Yes, I’ve finally finished novel #6 in the 8 part series I’m working on. And I know that those of you who can count will find only 5 novels published on this site in toto, and will probably think that I’ve slipped a gear, or at least that I myself can’t count. Take it from me, though, this is novel #6. I was working on novel #5 at the same time as I worked on this one, and #5 lost out in interest to this one, because this one had a lot more to say for itself early on, and so got ahead in life. #5 novel will be out as soon as I can manage it, and will also be slotted into the lineup, in its proper place, I hope having gotten a lot more interesting to me (and therefore one hopes to you too!).
In the meantime, you probably want to know something as to what novel #6 is about, its title, so on and so forth. Well, it’s called Abyss of an Attendant Lord, and it’s a short novelette. It’s also an academic satire, and those of you who know how much time during my life I have spent in academia may wonder (as of course you have a right to) just how much is fictional and how much is based on fact. Let me say that I have done no deliberately unkind portrait-painting, though I have teased now and then, here and there. I have relied on comic types for “the unkindest cut of all” sorts of remarks. The action is such as could conceivably happen in any large university prone to committees and academic groups foregathering, though of course many an English major will say, “Just when and where did any English department manage to get so much clout for itself in these science-and-technology ridden days?” Let me answer to that caveat that this part is a sort of pipedream, though of course I am far from wishing to cast aspersions on the science and technology folks as some of my characters do; in fact, “Big Bang Theory” is one of my favorite shows on television, though like Penny, I rarely understand much of the technological vocabulary. What small amount of technological verbiage is in the novel is from the same pool of university dialect and jest as the writers of “Big Bang Theory” have borrowed from, too. My basic reaction to any kind of debate is a sort of “Now, why can’t we all just get along?” sort of attitude, so peaceable am I in person. But never mind that! Let’s have a little fun with our differences. I do hope that all my readers will be able to have a fun time with the book, as I had a great deal of fun in writing it. And with respect to all those who may feel that they are singled out for attention, I can only answer, as did the main character in “Please Don’t Eat the Daisies” on television a good thirty or forty years ago. She asked for anyone in her audience who felt they had had fun poked at them to stand up, and lo and behold! a major portion of her audience stood up! These are faults and foibles of all of us from time to time, and I include myself in that number, so I hope you will enjoy laughing at all of us. And please, let me know how you felt! From time to time, someone reads a novel or some of my poems on the site, but mostly people don’t seem to comment. Comments of a polite variety, whether positive or not, are always welcome. So, let me know what you think!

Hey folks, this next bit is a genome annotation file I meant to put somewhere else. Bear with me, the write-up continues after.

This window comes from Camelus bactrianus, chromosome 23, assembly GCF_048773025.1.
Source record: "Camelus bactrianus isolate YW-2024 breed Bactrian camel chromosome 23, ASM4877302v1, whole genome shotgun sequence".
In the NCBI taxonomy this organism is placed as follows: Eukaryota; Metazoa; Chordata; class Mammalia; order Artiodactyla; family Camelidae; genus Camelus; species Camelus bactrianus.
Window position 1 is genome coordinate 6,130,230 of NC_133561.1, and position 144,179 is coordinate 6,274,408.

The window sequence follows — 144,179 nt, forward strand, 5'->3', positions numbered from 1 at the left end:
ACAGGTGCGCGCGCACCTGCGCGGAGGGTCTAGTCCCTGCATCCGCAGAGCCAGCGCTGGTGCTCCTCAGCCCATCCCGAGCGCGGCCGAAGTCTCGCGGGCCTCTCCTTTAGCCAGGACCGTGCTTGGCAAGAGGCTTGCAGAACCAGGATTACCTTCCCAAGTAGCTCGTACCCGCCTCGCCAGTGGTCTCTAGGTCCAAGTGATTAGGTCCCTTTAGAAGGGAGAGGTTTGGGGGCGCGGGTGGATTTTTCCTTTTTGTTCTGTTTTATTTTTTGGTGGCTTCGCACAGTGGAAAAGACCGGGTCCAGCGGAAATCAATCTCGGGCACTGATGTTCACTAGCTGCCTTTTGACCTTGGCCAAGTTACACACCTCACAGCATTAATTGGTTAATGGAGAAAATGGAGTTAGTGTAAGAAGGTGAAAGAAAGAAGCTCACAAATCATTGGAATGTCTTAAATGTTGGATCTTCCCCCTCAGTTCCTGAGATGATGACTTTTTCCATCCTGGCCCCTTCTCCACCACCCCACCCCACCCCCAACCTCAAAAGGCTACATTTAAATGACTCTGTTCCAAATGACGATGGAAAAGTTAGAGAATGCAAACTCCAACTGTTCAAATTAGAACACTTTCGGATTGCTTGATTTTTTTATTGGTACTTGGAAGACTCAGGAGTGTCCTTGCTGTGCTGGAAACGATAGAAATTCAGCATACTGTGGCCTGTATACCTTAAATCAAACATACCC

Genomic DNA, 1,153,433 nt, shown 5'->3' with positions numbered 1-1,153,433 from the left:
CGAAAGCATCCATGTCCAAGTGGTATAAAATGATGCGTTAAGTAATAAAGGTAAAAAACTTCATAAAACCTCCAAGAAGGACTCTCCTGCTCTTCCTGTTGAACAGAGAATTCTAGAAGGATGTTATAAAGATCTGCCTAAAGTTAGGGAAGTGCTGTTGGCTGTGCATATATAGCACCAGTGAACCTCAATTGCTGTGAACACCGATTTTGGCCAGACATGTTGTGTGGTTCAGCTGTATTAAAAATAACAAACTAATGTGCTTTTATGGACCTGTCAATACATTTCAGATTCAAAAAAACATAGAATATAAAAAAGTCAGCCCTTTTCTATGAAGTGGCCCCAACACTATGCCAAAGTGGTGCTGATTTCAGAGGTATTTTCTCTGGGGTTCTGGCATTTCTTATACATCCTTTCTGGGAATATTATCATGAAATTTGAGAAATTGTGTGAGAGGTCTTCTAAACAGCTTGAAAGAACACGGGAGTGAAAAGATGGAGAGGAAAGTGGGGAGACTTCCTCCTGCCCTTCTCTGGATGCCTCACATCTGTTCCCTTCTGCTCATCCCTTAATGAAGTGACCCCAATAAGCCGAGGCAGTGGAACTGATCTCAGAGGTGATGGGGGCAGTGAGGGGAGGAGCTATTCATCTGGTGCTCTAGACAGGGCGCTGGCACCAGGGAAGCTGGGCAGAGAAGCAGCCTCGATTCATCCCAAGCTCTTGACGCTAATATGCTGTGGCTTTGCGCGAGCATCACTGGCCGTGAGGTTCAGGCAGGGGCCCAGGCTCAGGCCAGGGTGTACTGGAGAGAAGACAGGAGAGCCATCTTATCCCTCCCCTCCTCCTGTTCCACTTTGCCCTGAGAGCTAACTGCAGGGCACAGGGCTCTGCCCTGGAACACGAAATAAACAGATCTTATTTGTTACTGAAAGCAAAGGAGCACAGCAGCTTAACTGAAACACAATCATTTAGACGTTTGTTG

4 responses to “New novel up on this site–why not have a look?”
As it a series, are the stories designed as stand-alone or they reference each other for ongoing plot points? If the latter, may we have the sequence so the stories are read in their proper order.
Getting Book 6 out before Book 5 happens to many writers; it’s why the prequel was created, after all. Stephen King just wrote a new book in the ‘Dark Tower’ series that fit in between Books 4 and 5, which annoyed this former collector of the series =P
There is absolutely no plot connection between the stories at all; the connections are purely symbolic, through the eight family signs of the “I Ching”: father, mother, eldest daughter, eldest son, middle daughter, middle son, youngest daughter, youngest son. The stories are not even predominantly about the character in the I Ching family that each novel has for its symbol, so you see, the symbols only mean something to me. For example, in “Tales of Lightning and of Thunder,” which has the eldest son for its symbol, the main point of resemblance is that stormy weather and thunder and lightning are symbolic of the eldest son in the I Ching symbolism, and so in the novel, there are many scenes where Jason, the main character, is in or is exposed to a storm. Yet, he is also Jason of Greek mythology, and dies in a manner symbolically similar to that character. The first novel centers around an older man and woman (Dot and Charlie), but Charlie is a temperamental older man, so in a sense he is like the much respected and loved father symbol in the I Ching. There’s more to it than that, but those resemblances in just those two I’ve described should give you an idea about how I proceeded. There are a lot of items of color symbolism, things I picked up from reading the I Ching for years and years, but you really neither have to know the I Ching or believe in it to enjoy the books; I just put it in to please myself, just as some writers think a book is only good if the writer concentrates more on fulfilling his own destiny and preferences than he does on what might “sell.” I’d love to sell, I have to say, but in the meantime, I’m just playing with words and pleasing myself! Now that I’ve probably bored you totally, does that explain some of it?
Yes, that explains a lot of it =)
I understand the use of symbolism. I have plenty of that running through the ‘Big Project’, as it is all based on historical civilisations and eras. The most prominent symbolisms will be in Book 6.
I find to a point you need to write on your own preferences. Enthusiasm for your subject matter comes through in the writing, and it definitely helps with reader immersion, which will help ‘sell’ =)
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